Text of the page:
The cooled shell solution is then fed to the encapsulation head 14 together with the immiscible filler material; in this case a fragrance which is immiscible with the aqueous shell solution. The capsules once formed fall along a trajectory which causes them to impact on the powder-coated periphery 28 of platform 20. It is found that the capsules thus formed have a much lower incidence of breakage (rupture) than capsules extruded directly onto a vibrating conveyor or any flat surface.

EXAMPLES 2-4

The composition and process of Example 1 are followed, except that the poly(vinyl alcohol) and carrageenan used therein are separately and in turn replaced by those combinations set forth below and in the weight percent set forth:

______________________________________               Wt. Percent______________________________________2.    Poly(vinyl alcohol), grade 3-83,                     12-17 80.4-84.8 percent hydrolyzed (American Hoechst Corporation) Carrageenan, grade 555                       1-1.5 (FMC Corporation)3.    Poly(vinyl alcohol), grade 26-88,                     7-8 87.2-88.8 percent hydrolyzed (American Hoechst Corporation) Carrageenan, grade HWG                       1-1.5 (FMC Corporation)4     Poly(vinyl alcohol), grade 20-30,                     7-8 85.5-88.7 percent hydrolyzed (Montsanto Corporation) Carrageenan, grade GH                       1-1.5______________________________________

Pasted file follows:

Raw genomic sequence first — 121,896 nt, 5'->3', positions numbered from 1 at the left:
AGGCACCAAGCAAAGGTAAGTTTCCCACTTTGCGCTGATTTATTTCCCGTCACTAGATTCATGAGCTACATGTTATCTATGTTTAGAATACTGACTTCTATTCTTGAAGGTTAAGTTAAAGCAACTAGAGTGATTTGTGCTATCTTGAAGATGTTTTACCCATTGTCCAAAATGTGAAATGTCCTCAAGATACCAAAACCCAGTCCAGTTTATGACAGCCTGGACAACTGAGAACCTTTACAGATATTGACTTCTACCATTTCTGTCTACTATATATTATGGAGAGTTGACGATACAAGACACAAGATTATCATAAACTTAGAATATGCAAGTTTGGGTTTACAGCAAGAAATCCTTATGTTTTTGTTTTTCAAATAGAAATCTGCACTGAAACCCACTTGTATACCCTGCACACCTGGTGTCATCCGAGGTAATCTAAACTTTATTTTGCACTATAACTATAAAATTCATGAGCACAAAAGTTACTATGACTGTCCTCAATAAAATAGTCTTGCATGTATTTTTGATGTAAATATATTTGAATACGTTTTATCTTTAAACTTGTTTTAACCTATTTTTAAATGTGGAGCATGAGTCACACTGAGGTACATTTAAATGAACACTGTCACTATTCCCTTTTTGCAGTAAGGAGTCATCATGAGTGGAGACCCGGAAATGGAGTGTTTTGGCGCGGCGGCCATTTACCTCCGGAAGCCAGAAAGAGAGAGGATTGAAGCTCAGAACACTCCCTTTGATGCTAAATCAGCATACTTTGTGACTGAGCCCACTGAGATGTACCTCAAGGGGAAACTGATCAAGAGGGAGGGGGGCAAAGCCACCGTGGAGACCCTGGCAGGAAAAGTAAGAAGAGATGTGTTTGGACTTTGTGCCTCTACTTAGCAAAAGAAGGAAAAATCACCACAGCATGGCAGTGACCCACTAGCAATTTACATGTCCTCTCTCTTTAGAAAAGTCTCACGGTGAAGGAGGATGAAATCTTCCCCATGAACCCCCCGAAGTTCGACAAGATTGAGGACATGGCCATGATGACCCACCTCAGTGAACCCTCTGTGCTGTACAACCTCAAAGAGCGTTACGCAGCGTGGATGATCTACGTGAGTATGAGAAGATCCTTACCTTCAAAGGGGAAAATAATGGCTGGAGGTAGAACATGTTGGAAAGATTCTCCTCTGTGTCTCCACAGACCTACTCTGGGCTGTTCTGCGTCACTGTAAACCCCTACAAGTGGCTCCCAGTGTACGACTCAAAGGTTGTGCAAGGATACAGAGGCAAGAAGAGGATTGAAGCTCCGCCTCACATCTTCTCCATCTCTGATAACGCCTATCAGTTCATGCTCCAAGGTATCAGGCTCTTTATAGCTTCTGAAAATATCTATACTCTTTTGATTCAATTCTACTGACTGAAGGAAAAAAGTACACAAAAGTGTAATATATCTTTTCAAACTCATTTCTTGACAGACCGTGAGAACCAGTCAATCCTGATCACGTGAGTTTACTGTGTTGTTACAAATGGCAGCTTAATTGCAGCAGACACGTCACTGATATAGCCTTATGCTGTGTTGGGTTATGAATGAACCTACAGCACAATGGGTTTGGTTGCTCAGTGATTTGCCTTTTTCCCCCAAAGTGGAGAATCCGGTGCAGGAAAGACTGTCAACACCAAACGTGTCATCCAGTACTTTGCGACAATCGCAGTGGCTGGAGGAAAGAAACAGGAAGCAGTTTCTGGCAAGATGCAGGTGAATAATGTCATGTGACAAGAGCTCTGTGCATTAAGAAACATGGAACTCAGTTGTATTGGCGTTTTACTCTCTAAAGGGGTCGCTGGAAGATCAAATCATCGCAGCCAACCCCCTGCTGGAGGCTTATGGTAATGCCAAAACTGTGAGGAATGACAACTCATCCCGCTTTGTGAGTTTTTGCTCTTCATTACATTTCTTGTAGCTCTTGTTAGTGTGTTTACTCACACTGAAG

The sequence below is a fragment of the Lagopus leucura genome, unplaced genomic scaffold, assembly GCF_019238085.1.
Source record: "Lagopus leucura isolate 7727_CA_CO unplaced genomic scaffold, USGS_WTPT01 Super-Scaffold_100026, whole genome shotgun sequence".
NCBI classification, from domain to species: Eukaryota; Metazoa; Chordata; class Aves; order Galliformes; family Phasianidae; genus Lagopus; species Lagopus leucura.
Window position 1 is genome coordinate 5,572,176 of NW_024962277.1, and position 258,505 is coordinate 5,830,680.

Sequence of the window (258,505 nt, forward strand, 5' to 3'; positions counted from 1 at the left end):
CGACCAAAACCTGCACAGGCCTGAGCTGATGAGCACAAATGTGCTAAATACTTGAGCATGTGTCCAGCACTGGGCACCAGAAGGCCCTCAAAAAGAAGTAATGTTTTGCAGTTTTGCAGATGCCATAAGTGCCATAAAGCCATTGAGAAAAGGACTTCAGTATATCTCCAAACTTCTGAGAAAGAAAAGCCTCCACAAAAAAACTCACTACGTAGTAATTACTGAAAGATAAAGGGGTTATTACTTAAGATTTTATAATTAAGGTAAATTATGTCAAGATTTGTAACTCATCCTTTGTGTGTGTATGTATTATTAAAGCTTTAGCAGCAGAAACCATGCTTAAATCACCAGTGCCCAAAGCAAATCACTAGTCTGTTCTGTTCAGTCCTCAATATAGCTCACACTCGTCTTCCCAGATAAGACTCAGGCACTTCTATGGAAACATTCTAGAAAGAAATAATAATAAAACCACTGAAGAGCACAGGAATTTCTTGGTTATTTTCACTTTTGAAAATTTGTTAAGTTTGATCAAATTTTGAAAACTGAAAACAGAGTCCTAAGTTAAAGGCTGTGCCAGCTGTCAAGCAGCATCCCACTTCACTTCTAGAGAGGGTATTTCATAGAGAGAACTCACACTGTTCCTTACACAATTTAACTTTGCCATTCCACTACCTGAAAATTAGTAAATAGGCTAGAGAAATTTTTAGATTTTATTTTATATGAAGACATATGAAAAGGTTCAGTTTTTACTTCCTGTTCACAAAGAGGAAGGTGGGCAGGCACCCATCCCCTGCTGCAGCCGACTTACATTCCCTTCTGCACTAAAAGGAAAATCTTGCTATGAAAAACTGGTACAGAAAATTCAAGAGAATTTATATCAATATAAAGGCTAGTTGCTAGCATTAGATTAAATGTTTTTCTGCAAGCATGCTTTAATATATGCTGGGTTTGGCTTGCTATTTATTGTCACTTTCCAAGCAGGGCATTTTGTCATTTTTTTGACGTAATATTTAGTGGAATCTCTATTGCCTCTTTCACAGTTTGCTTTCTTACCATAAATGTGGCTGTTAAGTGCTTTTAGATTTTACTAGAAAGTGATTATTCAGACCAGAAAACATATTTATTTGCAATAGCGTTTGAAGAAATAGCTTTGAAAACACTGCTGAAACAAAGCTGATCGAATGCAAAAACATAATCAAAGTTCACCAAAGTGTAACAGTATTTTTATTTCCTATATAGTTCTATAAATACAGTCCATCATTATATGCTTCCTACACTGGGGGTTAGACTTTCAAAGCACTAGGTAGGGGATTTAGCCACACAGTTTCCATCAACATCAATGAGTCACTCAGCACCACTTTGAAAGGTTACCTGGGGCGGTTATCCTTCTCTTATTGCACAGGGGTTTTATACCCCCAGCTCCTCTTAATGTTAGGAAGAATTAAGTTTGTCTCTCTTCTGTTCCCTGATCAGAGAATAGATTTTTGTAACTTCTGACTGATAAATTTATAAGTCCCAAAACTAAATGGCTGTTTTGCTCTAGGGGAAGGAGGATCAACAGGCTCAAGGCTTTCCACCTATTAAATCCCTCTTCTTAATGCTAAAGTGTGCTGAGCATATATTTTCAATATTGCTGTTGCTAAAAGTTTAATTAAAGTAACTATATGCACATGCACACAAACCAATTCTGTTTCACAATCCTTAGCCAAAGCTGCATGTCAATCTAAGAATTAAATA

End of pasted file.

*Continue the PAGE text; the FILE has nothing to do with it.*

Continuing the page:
In each instance microcapsules are formed with insignificant amounts of rupture.

It will be evident that the material to be encapsulated can be any material immiscible with the shell solution; such as oils and fragrance.

It will be also evident to those skilled in this art that other shell-forming materials can be used and that dependent upon the particular components chosen, and the proportions thereof, a wide variety of capsule properties can be obtained. The present invention permits in all instances capsule formation with less breakage.

While the invention has been described in connection with a preferred embodiment, it is not intended to limit the scope of the invention to the particular form set forth, but, on the contrary, it is intended to cover such alternatives, modifications, and equivalents as may be included within the spirit and scope of the invention as defined by the appended claims.